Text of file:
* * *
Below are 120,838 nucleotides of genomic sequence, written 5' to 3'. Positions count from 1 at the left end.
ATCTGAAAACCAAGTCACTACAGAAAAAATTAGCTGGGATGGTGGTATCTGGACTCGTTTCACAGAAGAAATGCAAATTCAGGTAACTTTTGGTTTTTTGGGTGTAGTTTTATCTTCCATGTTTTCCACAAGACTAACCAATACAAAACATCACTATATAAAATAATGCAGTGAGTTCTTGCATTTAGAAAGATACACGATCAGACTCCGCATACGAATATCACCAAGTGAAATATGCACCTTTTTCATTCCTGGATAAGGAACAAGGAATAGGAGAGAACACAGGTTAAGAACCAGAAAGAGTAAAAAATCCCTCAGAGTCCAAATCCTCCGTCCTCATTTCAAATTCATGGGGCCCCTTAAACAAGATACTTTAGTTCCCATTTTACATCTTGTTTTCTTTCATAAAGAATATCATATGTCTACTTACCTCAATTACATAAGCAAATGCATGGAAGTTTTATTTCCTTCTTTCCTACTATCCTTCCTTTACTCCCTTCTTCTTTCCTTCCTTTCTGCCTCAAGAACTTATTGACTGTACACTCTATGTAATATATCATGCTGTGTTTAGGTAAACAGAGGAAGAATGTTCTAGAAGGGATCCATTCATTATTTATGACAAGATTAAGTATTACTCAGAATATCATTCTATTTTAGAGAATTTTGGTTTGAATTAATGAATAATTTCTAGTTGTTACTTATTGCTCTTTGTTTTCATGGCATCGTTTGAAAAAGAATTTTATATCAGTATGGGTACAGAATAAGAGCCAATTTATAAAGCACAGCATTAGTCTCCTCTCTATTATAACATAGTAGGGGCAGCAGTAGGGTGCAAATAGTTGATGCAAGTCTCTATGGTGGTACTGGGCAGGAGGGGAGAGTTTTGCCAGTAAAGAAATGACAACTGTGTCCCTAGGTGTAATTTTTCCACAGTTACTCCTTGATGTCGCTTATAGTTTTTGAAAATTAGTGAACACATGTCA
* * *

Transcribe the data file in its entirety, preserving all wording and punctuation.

Below are 120,838 nucleotides of genomic sequence, written 5' to 3'. Positions count from 1 at the left end.
ATCTGAAAACCAAGTCACTACAGAAAAAATTAGCTGGGATGGTGGTATCTGGACTCGTTTCACAGAAGAAATGCAAATTCAGGTAACTTTTGGTTTTTTGGGTGTAGTTTTATCTTCCATGTTTTCCACAAGACTAACCAATACAAAACATCACTATATAAAATAATGCAGTGAGTTCTTGCATTTAGAAAGATACACGATCAGACTCCGCATACGAATATCACCAAGTGAAATATGCACCTTTTTCATTCCTGGATAAGGAACAAGGAATAGGAGAGAACACAGGTTAAGAACCAGAAAGAGTAAAAAATCCCTCAGAGTCCAAATCCTCCGTCCTCATTTCAAATTCATGGGGCCCCTTAAACAAGATACTTTAGTTCCCATTTTACATCTTGTTTTCTTTCATAAAGAATATCATATGTCTACTTACCTCAATTACATAAGCAAATGCATGGAAGTTTTATTTCCTTCTTTCCTACTATCCTTCCTTTACTCCCTTCTTCTTTCCTTCCTTTCTGCCTCAAGAACTTATTGACTGTACACTCTATGTAATATATCATGCTGTGTTTAGGTAAACAGAGGAAGAATGTTCTAGAAGGGATCCATTCATTATTTATGACAAGATTAAGTATTACTCAGAATATCATTCTATTTTAGAGAATTTTGGTTTGAATTAATGAATAATTTCTAGTTGTTACTTATTGCTCTTTGTTTTCATGGCATCGTTTGAAAAAGAATTTTATATCAGTATGGGTACAGAATAAGAGCCAATTTATAAAGCACAGCATTAGTCTCCTCTCTATTATAACATAGTAGGGGCAGCAGTAGGGTGCAAATAGTTGATGCAAGTCTCTATGGTGGTACTGGGCAGGAGGGGAGAGTTTTGCCAGTAAAGAAATGACAACTGTGTCCCTAGGTGTAATTTTTCCACAGTTACTCCTTGATGTCGCTTATAGTTTTTGAAAATTAGTGAACACATGTCA